... The shores of America here become the Land of Promise, the clouds which veil it are the fogs of the coasts of Newfoundland or Labrador, the great and impassable river which divides it, perhaps the St. Lawrence: the crystal column is an iceberg: the rough and rocky island, and the black, cloud-piercing volcano, which burnt in the midst of the Northern Ocean, are Iceland and its volcanoes; the Eden of white birds ...
— Brendan's Fabulous Voyage • John Patrick Crichton Stuart Bute

... "These are not all your crew; where are the remainder?" "On shore, sir?" "Where is the surgeon?" "On shore also." "Show me the ship's papers." "The captain has them." "Now," said I, "I tell you what, Master Mate, I am going on shore to have some conversation with the African Prince Lawrence, and if your captain and surgeon are not with me at the chieftain's house in half an hour after I land, I will put an officer and men on board your ship, and if everything I have heard against his conduct is not cleared up to my satisfaction, I ...
— A Sailor of King George • Frederick Hoffman

... from the unfairness of Silas Gough. Nothing of that kind, we may believe, had occurred to him from friars and monks, whom he treats respectfully and kindly, perhaps in return for some such services to himself as Friar Lawrence had bestowed on Romeo,—or rather less; for Shakspeare was grateful. The words quoted by him from some sermon, now lost, prove him no friend to the filchings and swindling ...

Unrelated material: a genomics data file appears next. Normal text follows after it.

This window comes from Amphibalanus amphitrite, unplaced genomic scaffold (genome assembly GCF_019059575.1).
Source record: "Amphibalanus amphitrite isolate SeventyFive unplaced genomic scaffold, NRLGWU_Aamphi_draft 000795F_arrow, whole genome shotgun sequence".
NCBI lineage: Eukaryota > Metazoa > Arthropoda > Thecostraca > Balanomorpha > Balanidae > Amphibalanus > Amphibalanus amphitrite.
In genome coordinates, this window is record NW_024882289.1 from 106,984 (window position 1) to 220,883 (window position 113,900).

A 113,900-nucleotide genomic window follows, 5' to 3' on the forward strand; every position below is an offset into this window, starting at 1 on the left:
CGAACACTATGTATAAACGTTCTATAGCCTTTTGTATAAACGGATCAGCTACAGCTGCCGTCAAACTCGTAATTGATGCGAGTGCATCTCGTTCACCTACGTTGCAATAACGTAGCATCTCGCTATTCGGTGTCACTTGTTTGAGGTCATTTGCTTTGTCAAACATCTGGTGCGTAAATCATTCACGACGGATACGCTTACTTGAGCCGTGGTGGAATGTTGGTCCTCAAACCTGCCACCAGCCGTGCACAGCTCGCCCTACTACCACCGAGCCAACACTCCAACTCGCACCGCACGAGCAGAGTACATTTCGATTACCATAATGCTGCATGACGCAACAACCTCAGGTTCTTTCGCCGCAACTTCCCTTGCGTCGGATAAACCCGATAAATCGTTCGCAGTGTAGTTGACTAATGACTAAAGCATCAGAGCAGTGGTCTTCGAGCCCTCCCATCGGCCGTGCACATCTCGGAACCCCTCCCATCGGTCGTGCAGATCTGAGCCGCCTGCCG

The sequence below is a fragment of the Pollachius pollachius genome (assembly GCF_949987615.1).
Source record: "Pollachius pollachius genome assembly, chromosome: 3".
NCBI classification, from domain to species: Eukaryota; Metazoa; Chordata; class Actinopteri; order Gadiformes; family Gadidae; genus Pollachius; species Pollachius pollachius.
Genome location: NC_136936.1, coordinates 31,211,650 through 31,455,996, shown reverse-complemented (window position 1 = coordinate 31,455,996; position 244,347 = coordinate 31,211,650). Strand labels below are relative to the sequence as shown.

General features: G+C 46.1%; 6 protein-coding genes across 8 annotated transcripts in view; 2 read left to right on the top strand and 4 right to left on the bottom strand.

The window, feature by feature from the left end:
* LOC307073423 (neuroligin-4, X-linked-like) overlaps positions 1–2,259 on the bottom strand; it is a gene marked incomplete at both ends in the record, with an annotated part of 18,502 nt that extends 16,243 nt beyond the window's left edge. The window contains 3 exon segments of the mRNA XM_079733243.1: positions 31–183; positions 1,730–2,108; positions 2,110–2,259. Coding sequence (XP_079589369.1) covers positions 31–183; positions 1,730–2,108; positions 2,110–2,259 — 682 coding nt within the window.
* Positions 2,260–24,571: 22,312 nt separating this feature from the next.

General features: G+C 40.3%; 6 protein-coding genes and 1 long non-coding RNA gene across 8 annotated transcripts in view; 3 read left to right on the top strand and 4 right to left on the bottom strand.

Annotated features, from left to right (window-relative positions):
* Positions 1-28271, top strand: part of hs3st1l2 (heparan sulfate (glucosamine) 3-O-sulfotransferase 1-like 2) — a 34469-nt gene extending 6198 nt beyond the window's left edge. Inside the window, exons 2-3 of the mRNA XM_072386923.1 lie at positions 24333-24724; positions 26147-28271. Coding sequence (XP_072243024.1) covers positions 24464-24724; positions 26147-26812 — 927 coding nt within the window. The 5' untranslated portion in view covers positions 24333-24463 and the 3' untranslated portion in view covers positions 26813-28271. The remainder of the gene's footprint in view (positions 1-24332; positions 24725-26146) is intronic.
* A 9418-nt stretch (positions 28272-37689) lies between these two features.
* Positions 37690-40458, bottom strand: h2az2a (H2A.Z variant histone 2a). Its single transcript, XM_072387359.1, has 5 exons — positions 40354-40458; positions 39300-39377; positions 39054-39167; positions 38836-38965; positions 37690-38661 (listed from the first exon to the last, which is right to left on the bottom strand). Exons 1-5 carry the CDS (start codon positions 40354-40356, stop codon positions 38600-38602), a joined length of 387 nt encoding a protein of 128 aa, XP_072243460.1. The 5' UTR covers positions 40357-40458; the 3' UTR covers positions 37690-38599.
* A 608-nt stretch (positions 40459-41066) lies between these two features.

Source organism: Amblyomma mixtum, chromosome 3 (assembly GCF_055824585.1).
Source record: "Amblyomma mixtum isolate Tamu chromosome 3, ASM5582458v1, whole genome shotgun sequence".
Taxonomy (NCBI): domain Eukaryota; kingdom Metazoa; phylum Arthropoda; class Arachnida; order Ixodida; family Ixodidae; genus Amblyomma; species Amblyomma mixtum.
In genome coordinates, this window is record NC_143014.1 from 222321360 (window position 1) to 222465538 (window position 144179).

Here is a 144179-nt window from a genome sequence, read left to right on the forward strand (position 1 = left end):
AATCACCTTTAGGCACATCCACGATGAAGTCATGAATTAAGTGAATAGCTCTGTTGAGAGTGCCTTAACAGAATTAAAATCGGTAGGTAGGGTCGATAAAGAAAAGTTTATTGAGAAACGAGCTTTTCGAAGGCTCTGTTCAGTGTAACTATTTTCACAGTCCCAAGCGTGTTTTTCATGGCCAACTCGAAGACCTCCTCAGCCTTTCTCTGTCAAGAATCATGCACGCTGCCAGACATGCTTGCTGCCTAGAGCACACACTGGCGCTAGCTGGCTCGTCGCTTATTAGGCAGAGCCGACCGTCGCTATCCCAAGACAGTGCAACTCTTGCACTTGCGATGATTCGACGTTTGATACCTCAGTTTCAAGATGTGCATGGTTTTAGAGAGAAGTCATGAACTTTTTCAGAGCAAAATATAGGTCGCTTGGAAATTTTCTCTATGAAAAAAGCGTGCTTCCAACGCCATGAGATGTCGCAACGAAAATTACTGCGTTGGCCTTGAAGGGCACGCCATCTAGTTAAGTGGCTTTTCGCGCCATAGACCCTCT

— Citation and Examination of William Shakspeare • Walter Savage Landor

... lift my head, See New England underspread, South from Saint Lawrence to the Sound, From Katskill east to the sea-bound. Anchored fast for many an age, I await the bard and sage, Who, in large thoughts, like fair pearl-seed, Shall string Monadnoc like a bead. Comes that cheerful troubadour, This mound shall throb his face ...
— Poems - Household Edition • Ralph Waldo Emerson

... Emigrants reach the sea. Farewell to England. WILLIAM'S employments on board. Storm described. Reach Banks of Newfoundland. Foggy weather. Icebergs seen. Land seen. Emigrant's joy. Ship spoken. Cross Gulf of St. Lawrence. Enter River. Scenery, Etc. Arrive before Quebec. To Montreal. Thence by Ottawa to Kingston. Thence to Hamilton. Settle near Brantford on a Bush-farm. Shifts for furniture. WILLIAM'S narrow escape from death in logging. His relish of Bush sights and sounds. Wants a companion. ...
— The Emigrant Mechanic and Other Tales In Verse - Together With Numerous Songs Upon Canadian Subjects • Thomas Cowherd

... account of the Earliest Paintings known in England; the works of Holbein, Antonio Moro, Lucas de Heere, Zuccaro, and Marc Garrard; the Hilliards and Olivers; Van Dyck, Lely, and Kneller; Hogarth, Reynolds, and Gainsborough; West, Romney, and Lawrence; Constable, Turner, and Wilkie; Maclise, Mulready, and Landseer, and many other celebrated painters. ...
— Architecture - Classic and Early Christian • Thomas Roger Smith

... a Roman Emperor from 54 to 68 A.D., was said to have been one of the most disagreeable monarchs to meet that Rome ever had. He was a nephew of Culigula, the Emperor, on his mother's side, and a son of Dominitius Ahenobarbust, of St. Lawrence county. The above was really Nero's name, but in the year 50, A.D., his mother married Claudius and her son adopted the name of Nero Claudius Caesar Drusus Germanicus. This name he was in the habit of wearing during ...